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Title: Measurement of organic substances in the gas phase using on-line electrochemical techniques
Author: Taylor, Malcolm G.
ISNI:       0000 0001 3510 3024
Awarding Body: Loughborough University of Technology
Current Institution: Loughborough University
Date of Award: 1988
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Aniline was chosen as an atmospheric pollutant which might be monitored using an electrochemical sensor. The effect of pH and of different organic solvents on electrode poisoning was investigated for the analysis of aniline by voltammetry and it was concluded that it was not possible to prevent poisoning of the electrode by the reaction products. The analysis of aniline by flow injection analysis (fia) with DC (constant potential) and pulsed (double pulse) amperometric detection also suffered from electrode poisoning and the latter had a relatively high detection limit. Secondary and tertiary substituted anilines with similar volatilities to aniline at room temperature were examined as suitable alternatives to aniline using voltammetry. Dimethyl-p-toluidine poisoned the electrode to a small extent when analysed by voltammetry. Detection of this compound by fia with pulsed amperometric detection showed improved electrode stability but was not judged suitable for long term monitoring of atmospheric samples of the amine. A satisfactory method for monitoring aniline on line was developed using fia with triple pulse amperometric detection (PAD). The PAD waveform was optimised with respect to a low detection limit and a degree of selectivity towards possible atmospheric interferents for the detection of aniline in dilute aqueous acid at a platinum electrode. A wall jet cell was designed for the analysis of aniline vapour in air which was continuously trapped in dilute acid and periodically injected into a fia system. The cell was not affected by small gas bubbles and was reasonably portable.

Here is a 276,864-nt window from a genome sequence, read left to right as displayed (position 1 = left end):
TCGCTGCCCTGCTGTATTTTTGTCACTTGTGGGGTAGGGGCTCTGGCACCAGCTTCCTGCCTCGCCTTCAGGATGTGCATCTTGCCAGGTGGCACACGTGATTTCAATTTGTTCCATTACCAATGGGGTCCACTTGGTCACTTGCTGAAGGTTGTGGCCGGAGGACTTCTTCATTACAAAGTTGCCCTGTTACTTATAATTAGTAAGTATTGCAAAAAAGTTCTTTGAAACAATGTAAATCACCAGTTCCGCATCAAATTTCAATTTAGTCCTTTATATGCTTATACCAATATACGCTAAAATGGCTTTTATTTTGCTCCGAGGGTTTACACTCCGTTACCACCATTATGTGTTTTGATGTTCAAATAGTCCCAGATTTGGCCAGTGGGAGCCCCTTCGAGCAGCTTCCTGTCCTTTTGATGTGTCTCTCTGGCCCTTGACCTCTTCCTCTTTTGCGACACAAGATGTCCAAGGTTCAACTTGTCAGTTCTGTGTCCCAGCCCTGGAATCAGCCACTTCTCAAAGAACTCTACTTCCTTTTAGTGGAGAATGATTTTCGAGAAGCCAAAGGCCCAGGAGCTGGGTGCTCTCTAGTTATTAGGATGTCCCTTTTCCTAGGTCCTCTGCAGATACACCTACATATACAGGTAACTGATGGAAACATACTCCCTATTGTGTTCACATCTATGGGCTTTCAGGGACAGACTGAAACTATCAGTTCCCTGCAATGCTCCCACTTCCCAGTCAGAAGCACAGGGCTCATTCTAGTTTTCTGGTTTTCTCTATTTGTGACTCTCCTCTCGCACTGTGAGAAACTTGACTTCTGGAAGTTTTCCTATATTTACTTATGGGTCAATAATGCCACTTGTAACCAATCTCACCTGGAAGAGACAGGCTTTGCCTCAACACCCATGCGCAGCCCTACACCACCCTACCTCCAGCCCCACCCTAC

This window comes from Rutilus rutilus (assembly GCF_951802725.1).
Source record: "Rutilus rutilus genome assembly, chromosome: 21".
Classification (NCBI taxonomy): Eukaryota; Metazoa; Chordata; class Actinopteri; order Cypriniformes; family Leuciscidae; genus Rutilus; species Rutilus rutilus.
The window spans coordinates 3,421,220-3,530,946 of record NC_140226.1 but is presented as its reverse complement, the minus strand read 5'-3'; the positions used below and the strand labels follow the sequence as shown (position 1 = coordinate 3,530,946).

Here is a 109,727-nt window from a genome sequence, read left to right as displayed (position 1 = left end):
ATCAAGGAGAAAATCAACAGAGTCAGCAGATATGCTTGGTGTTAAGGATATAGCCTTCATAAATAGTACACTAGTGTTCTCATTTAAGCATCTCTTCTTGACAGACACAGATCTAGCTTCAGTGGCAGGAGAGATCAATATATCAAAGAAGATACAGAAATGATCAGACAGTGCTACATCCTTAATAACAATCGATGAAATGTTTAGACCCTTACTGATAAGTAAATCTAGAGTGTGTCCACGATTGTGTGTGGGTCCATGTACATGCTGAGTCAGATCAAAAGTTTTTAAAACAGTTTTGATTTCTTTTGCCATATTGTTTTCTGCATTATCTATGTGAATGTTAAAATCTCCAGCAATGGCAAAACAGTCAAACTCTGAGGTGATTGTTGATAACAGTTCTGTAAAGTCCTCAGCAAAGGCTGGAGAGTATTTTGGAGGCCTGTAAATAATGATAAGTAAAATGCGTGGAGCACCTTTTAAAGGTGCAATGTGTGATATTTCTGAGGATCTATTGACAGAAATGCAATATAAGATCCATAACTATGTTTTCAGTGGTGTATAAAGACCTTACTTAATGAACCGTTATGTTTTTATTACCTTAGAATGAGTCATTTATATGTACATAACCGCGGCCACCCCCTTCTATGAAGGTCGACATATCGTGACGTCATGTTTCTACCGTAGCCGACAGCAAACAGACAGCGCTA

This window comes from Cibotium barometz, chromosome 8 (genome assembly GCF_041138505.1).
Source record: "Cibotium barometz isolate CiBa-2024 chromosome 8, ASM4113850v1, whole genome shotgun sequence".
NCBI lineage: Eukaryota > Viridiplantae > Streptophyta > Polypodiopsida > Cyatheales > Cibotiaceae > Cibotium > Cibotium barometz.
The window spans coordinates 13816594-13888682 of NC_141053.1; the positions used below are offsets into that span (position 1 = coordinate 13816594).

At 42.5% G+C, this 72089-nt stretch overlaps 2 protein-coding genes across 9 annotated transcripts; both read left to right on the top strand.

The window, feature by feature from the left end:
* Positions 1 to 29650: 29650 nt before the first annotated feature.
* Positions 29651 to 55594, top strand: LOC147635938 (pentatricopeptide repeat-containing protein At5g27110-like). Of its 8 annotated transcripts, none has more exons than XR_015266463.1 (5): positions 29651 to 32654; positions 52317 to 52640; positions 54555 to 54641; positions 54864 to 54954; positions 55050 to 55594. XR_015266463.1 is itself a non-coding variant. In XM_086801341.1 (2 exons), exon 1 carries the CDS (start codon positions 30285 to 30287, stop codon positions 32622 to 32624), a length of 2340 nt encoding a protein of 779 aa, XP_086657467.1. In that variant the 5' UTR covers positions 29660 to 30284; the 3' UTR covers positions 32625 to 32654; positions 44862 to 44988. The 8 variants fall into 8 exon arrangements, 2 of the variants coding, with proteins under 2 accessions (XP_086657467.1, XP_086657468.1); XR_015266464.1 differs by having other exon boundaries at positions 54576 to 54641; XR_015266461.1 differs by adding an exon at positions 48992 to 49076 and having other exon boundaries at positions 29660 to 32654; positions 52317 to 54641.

Supervisor: Not available Sponsor: Ministry of Defence
Qualification Name: Thesis (Ph.D.) Qualification Level: Doctoral
EThOS ID:  DOI: Not available
Keywords: Pollutant monitoring technique